This year’s keynote speaker was Jill Gremmels, Leland M. Park Director of the Davidson College Library. Prior to her position at Davidson, Jill was the College Librarian at Warburg College in Iowa. In 2002, Warburg College was one of 10 institutions invited to the Best Practices in Information Literacy Conference. As part of her presentation, Jill discussed the “Characteristics of Programs of Information Literacy that Illustrate Best Practices: A Guideline.” Before the conference, attendees received a link in an email with a note to review this information before the conference: http://www.ala.org/ala/mgrps/divs/acrl/standards/characteristics.cfm
This document which was approved by the ACRL Board in 2003 provides some excellent background information to help individuals develop, assess and improve IL programs. Moreover, the document notes that these characteristics may be useful for benchmarking purposes.
Jill mentioned that San Francisco State University undertook a self-study of its IL program and used the ACRL best practices characteristics as a benchmark to compare their data. For additional information about how they went about creating and implementing the survey instrument, Jill recommended reading the article by Kendra Van Cleave entitled “The Self-Study as an Information Literacy Program Assessment Tool” which appeared in the 2008 issue of College & Undergraduate Libraries Vol. 15(4), pp – 414-431. This article is available online if you are interested in reading it.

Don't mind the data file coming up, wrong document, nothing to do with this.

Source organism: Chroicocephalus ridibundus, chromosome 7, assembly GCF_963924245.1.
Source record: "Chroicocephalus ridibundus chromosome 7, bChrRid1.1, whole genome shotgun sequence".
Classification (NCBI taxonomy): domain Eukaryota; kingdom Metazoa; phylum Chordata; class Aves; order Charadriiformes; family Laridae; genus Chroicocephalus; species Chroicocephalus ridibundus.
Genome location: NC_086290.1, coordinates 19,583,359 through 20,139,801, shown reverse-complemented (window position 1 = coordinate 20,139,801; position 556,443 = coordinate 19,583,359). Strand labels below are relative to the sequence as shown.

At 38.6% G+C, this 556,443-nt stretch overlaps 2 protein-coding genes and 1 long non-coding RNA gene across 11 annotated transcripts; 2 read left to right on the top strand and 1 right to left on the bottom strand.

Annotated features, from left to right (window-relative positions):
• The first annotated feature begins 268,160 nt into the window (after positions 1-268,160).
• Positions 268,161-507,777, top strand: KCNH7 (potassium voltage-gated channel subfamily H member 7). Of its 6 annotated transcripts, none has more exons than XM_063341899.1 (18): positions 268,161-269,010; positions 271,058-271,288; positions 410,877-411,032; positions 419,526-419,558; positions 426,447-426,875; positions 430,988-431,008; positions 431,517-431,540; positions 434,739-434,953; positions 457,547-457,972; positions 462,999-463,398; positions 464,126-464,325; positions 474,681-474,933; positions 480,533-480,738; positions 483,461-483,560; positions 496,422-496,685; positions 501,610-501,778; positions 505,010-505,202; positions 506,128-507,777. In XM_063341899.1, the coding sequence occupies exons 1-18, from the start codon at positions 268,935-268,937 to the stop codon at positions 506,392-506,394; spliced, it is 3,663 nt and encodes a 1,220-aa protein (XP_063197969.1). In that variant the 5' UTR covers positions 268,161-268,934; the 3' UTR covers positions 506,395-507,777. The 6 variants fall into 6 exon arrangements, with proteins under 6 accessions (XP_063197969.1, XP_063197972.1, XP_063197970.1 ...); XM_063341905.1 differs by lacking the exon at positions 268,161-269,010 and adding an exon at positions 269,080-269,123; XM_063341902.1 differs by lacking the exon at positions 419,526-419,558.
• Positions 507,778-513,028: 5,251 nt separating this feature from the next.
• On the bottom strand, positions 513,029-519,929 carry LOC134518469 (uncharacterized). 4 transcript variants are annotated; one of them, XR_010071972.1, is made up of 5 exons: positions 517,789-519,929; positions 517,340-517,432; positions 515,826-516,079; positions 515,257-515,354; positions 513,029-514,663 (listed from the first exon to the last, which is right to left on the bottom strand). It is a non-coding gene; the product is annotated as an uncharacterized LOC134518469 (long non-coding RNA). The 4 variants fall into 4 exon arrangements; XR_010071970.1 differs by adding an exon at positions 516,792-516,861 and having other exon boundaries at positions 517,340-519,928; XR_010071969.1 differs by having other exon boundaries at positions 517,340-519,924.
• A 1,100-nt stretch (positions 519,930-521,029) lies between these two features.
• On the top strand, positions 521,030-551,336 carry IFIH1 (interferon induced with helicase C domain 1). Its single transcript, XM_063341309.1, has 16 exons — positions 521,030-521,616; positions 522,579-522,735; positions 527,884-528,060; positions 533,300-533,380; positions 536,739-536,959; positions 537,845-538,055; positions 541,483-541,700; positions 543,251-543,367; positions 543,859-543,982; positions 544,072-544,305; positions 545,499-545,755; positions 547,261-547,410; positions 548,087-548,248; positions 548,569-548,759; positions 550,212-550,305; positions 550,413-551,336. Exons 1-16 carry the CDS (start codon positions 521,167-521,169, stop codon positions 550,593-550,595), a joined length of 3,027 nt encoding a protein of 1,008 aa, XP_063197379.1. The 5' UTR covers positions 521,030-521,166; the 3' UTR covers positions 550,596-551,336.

Mike Olson from UNC Charlotte asked the question: “How do we get students to discern?” During his presentation, he mentioned the ACRL standards and provided the ACRL defintion of IL. He noted that Donna Gunter (Coordinator, Information Literacy and Instructional Services at the J. Murrey Atkins Library) is busy preparing materials for a new online resource that will be up on the library’s website by August 24. Mike reported that 490 library instruction sessions were given during 2007-2008 and 690 sessions were provided during 2008-2009 reaching 14,794 students.
Joan Petit, who is the Instruction and Reference Librarian at the American University in Cairo, Egypt, led a session called Library Instruction 2.0. Many of the technologies she discussed, ZSR has been utilizing (i.e. Facebook, blogs, and wikis). According to Ms. Petit, students in Egypt are nuts about Facebook, so she created a FB page for her library. It took quite a while for her to get approval to create the page. AUC Main Library’s FB page has 966 fans. She uses WetPaint.com, a free website builder software program, to set up a wiki for her IL classes and wishes that her library would use Twitter. Ms. Petit authors a blog called The Chatty Librarian and can be followed on Twitter as well by the username chattylibrarian. One interesting thing she reported is that Duke has created an iPhone app. for individuals to browse Duke’s digital collections.